Patacones

I have spent months searching for green plantains in supermarkets and green grocers across Northern Ireland for a few months and last weekend I finally found some. None of my friends had heard of plantains before; the Spaniards I asked were clueless as to them plátano is just a regular banana (something in Colombia that’s known as guineo) and in the first Caribbean store I found the lady sadly informed me that “they’re impossible to find… too expensive to import”.

So I gave up for a few weeks, but spurred on by a small spurt of sunlight I walked along Belfast’s Ormeau Road and passed the Chinese supermarket; the Irish language organization; the halal butcher; the Cantonese restaurant; the Roma community centre; the traveller support network and mass of student homes and finally found myself in front of an international store that stocked delicacies and staples from the nations of all the immigrants who have come to live in Belfast.

In among the hundreds of products that were completely alien to me I discovered a small box of large, green plantains- just what I had wanted all this time!

During my time in Colombia I had plantain nearly every day. On my way to work in the mornings I frequently grabbed a small bag of plantain-chips outside the Romelio Martinez stadium; I was served fried plantain with nearly every meal and on weekends I loved nothing more than to grab a big lunch at SAO or one of the many restaurants in Barranquilla with patacones on the side.

They are delicious with a big lunch of fish, rice, vegetables, beans and an ajiaco soup- but equally scrumptious by themselves with a pinch of salt and dash of hot sauce. This week I got the plantain, chopped it up and made my own- if it weren’t for the rain and freezing weather outside I would have almost thought I’d returned to Colombia. They were YUMMY!

pataconesRecipe

Remove the skin (best to do this with a knife).

Cut into thick stubs, about 1 or 2 inches long.

Deep fry in oil for 3-5 minutes until a light yellow colour.

Remove. Dry on paper towels.

Crush with a pan or large flat object- until they are flat, but still in one piece.

Season with some salt (lemon also if you like).

Fry again until they start to go a bit brown.

Remove from oil, dry in paper- add some sauce and ENJOY!

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Celebrations!!!

Today I made some delicious jugo de Maracuya (That’s passion fruit juice for those who don’t know the lingo) and added a little vodka something special because I’m celebrating. This was my favourite drink when I was in Clombia so I felt it was an appropriate choice as tonight I am celebrating the end of my degree. I am over the moon because I managed to achieve a 2.1 in politics and a fantastic first in Spanish which I just could not have done without the help and support of all my friends in Colombia!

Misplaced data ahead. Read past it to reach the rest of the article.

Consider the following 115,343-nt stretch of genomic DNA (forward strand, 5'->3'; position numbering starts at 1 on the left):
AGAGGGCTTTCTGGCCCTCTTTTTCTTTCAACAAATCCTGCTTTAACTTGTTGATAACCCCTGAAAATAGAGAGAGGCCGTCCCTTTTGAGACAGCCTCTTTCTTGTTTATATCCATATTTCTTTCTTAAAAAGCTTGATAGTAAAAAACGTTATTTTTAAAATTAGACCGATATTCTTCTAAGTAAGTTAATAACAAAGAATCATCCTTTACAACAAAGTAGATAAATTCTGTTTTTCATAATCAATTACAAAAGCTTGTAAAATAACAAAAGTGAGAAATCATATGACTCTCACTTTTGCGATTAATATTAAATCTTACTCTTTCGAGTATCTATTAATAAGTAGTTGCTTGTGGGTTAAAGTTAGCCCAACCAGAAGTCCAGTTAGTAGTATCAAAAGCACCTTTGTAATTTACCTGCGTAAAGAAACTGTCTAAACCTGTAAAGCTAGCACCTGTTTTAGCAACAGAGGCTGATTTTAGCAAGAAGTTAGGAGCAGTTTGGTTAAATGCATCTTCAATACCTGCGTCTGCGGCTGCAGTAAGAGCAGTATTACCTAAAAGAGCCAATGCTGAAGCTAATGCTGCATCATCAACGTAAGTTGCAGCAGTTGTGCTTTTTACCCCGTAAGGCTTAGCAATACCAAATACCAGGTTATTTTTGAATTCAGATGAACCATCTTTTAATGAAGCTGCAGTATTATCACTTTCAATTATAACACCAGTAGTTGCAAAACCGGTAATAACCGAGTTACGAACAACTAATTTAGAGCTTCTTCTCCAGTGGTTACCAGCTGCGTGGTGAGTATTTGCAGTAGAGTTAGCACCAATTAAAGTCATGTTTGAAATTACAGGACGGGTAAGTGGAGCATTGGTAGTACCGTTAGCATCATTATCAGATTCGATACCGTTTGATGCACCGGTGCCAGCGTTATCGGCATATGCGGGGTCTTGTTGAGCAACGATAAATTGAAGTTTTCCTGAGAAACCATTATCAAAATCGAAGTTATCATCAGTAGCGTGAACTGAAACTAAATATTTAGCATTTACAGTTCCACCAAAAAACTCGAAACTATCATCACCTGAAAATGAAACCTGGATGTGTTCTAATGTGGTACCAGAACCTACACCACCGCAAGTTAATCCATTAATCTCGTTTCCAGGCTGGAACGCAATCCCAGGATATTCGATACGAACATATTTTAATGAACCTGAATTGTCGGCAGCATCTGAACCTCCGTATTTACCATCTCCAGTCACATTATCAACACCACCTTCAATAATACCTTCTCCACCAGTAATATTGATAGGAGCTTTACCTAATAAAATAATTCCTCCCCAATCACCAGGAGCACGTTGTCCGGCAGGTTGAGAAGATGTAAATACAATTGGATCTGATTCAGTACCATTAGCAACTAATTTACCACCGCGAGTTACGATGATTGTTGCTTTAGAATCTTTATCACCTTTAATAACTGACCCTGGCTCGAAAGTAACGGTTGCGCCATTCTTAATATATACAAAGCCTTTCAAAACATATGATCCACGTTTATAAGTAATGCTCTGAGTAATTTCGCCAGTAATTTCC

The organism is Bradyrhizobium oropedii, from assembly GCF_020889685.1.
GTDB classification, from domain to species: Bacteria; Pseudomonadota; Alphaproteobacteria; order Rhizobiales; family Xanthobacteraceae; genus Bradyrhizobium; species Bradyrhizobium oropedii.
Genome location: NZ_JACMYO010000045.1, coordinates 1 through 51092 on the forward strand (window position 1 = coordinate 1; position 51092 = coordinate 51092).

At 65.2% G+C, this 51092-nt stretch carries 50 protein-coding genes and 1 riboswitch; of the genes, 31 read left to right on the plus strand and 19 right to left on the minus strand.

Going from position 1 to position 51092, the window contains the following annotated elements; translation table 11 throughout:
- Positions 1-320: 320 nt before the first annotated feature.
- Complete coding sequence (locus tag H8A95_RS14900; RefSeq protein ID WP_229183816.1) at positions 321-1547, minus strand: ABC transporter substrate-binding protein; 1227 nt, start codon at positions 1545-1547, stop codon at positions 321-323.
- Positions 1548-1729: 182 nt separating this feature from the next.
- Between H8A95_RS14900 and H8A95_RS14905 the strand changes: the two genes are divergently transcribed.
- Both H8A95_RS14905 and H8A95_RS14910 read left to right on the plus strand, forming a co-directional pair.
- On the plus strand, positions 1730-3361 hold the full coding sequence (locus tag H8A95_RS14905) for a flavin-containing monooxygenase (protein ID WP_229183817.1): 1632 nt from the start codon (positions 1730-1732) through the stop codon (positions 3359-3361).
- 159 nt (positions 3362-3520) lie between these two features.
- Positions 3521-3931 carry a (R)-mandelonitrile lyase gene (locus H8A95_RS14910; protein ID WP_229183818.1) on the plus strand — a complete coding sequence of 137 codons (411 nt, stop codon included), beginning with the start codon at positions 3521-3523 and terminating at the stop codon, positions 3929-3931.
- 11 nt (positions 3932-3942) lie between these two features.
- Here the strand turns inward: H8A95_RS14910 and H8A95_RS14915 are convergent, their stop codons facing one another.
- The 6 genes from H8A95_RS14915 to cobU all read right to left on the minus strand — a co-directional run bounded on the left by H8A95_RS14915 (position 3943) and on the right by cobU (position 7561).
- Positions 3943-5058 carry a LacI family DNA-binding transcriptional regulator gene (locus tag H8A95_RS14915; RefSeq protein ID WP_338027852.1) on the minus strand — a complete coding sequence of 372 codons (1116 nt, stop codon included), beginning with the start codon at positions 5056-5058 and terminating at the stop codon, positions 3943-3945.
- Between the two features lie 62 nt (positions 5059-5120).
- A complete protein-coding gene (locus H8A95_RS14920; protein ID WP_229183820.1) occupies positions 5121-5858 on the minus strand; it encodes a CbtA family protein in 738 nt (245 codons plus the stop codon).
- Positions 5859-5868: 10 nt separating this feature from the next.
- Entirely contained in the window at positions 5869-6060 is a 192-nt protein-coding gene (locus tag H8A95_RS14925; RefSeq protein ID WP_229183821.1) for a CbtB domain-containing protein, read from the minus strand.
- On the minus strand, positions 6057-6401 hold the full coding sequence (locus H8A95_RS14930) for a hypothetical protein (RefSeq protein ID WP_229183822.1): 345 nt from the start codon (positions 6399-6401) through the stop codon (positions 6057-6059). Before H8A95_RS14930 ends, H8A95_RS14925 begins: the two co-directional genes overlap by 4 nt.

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Gracias a todas las personas en Colombia que me ayudaron durante mi estancia en este país maravilloso. Gracias a ustedes por ayudarme especialmente a mejorar mi nivel de español y enseñarme unas palabras bien chéveres y Full bacanas!

Btw… To make the juice: empty some passion fruits, ice, water and sugar (to taste) in a blender and mix it all up!

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Chao! Byebye!

Esperando en el aeropuerto El Dorado de Bogotá para mi vuelo hasta Madrid, y después hasta Dublín. Chao Colombia y gracias por todo! Just waiting for my flight to Madrid (and then onto Dublin) in the El Dorado airport, Bogotá. Byebye Colombia and thanks for everything!

Hospital

Today I had my first visit to a Colombian hospital.

I have been sick for about a week now. It has been thoroughly unpleasant. I will save you all the gory details but let you know that I drank a lot of water to stay hydrated and spent a lot of time in the bathroom.

I probably should have went to the doctor a few days ago but I put it off because I was very busy and didn’t want to explain all my problems in spanish.

So I spent ages wondering which hospital to go to. In the end I just picked one nearby and hopped down to their emergency department.

Apparently I was at the wrong hospital. I don’t know what odontology is, but apparently it’s not what I needed. The receptionist took my insurance details and ID. Then a doctor took me into one of those curtained rooms. A nurse took my BP and heart rate while a friend of his popped in to say hello.

He took my temperature… Not with a thermometer in the mouth or up the bum- but in my armpit. How weird. Thank god it wasn’t the bum though. (Although that might have made a better blog post)

Anyway after explaining my symptoms to a doctor, he gave me some paper and sent me to a pharmacy.

I was literally in and out with a prescription in hand in about 8 minutes. 8 minutes and I wasn’t even in the right hospital. He didn’t even need to check the ‘sample‘ I brought along with me.

I couldn’t believe it. At home I would wait 8 days for an appointment. (Well thats a bit unfair. Normally mum phones and gets me an appointment on the day itself. Thats why you should always be nice to the receptionist!) One time when I had a malaria scare (that’s a story for another time) I was waiting in A&E for over 4 hours. I’m pretty sure that if I actually had malaria, I probably would have died.